The Federal Communications Commission (FCC) is proposing new changes to policies regarding foreign telecoms to continue operating in the United States. If these alterations go into effect, for the first time ever the FCC would require existing foreign companies with current authorizations to periodically reapply to maintain their status.
As stated by the FCC Fact Sheet issued March 30th, 2023, “the overarching objective of this proceeding is to adopt rule changes that will enable the Commission, in close collaboration with relevant Executive Branch agencies, to better protect telecommunications services and infrastructure in the United States in light of evolving national security, law enforcement, foreign policy, and trade policy risks.”
The proposal outlines the changes as follows:
- Adopt a one-time collection of foreign ownership information from international section 214 authorization holders.
- Propose and seek comment on rules that would require carriers to renew, every 10 years, their international section 214 authority, or in the alternative, seek comment on adopting rules that would require all international section 214 authorization holders to periodically update information enabling the Commission to review the public interest and national security implications of those authorizations based on that updated information.
- Propose and seek comment on other improvements to the Commission’s rules applicable to applications for international section 214 authority and modification, assignment, transfer of control, and renewal of international section 214 authority, including matters related to: (1) a five percent threshold for reportable ownership interests; (2) foreign-owned managed network service providers; (3) cross-border facilities information; (4) a facilities cybersecurity certification; (5) a facilities “covered list” certification; and (6) other changes to Parts 1 and 63 of the Commission’s rules.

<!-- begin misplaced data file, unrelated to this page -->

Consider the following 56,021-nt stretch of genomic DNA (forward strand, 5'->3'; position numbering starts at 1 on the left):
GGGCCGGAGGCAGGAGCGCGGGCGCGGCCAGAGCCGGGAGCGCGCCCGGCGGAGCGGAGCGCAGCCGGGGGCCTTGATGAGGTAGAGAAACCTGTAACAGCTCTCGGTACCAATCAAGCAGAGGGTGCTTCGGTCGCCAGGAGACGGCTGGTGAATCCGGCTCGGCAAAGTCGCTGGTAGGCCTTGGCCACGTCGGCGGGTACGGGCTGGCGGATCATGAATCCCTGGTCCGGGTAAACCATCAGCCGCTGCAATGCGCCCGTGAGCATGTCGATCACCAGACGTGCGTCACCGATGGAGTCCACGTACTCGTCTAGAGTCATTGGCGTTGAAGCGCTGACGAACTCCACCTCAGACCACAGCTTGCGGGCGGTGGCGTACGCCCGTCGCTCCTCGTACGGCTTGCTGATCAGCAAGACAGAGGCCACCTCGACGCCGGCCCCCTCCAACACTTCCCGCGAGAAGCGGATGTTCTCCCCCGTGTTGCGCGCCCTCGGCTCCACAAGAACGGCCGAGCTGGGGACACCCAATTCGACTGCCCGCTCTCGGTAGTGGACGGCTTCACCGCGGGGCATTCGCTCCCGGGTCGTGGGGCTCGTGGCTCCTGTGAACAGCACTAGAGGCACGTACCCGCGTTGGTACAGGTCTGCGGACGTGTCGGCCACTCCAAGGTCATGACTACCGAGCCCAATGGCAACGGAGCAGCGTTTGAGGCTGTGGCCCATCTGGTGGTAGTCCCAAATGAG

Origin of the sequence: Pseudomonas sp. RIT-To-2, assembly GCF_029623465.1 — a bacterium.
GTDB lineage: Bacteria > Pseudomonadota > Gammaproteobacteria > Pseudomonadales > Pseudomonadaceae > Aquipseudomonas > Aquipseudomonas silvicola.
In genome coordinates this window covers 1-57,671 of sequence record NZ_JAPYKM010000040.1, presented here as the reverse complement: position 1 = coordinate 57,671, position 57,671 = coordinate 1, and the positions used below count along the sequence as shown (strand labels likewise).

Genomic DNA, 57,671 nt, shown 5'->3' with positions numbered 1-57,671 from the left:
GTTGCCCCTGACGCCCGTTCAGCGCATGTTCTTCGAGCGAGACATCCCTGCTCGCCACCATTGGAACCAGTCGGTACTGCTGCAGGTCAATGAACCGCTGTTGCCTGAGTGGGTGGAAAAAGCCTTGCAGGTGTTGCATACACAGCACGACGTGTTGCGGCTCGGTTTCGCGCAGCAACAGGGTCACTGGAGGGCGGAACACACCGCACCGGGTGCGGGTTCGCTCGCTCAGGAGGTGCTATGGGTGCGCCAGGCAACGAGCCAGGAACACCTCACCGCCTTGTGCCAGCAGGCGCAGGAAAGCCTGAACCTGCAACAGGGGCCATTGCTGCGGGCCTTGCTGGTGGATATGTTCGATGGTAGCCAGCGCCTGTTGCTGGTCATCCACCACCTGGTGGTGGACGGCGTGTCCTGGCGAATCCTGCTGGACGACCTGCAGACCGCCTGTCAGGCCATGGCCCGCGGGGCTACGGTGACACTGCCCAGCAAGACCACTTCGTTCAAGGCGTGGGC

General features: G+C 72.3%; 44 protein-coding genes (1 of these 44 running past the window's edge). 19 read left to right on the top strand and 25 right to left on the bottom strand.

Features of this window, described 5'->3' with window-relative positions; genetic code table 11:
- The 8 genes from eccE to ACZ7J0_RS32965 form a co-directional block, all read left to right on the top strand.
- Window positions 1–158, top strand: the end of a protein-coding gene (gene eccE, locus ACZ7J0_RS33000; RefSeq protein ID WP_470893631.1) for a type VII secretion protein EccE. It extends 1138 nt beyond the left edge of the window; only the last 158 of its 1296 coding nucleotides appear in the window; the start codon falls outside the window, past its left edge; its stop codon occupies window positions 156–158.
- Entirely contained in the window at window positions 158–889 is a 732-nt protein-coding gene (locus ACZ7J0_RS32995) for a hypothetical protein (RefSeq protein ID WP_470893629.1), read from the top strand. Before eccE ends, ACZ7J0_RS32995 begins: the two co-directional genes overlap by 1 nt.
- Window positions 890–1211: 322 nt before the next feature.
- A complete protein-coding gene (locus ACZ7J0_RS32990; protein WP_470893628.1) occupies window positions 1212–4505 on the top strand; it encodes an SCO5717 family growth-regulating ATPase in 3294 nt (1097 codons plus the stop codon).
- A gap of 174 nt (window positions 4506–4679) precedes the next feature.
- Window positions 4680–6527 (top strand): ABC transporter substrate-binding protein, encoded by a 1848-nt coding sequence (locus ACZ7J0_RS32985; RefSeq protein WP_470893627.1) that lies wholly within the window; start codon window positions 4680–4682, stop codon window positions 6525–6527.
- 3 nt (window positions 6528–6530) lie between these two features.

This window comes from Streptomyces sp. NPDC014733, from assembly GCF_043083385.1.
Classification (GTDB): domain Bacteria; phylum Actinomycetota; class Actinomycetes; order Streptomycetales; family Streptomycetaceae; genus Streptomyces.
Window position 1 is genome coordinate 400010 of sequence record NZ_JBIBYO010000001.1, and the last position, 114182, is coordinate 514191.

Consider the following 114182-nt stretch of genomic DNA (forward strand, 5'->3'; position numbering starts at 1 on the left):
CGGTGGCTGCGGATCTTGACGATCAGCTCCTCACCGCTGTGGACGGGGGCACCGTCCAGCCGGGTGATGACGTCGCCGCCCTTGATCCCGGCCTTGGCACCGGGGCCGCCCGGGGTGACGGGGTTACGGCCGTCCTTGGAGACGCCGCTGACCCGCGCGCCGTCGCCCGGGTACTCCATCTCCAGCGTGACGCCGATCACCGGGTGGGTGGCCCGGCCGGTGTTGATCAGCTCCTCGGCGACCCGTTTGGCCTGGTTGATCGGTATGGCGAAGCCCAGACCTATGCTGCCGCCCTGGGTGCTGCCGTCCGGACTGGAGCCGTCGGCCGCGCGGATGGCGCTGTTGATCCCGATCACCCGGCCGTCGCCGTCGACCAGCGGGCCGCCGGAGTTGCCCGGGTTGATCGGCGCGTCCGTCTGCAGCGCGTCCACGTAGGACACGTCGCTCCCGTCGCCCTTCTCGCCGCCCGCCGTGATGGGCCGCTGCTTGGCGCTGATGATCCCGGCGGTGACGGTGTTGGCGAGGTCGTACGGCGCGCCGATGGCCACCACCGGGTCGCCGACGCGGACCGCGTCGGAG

Current FCC protocols lack any monitoring process, creating potential national security risks, only reverifying companies who request a modification to their services or discontinuation. The proposed changes are in response to concerns that arose from rejecting China Mobile’s USA applications in 2020, which spawned inquiries into additional foreign telecoms that could pose security risks. This new re-evaluation checkpoint is designed to prevent any potential breaches to the US government and consumers.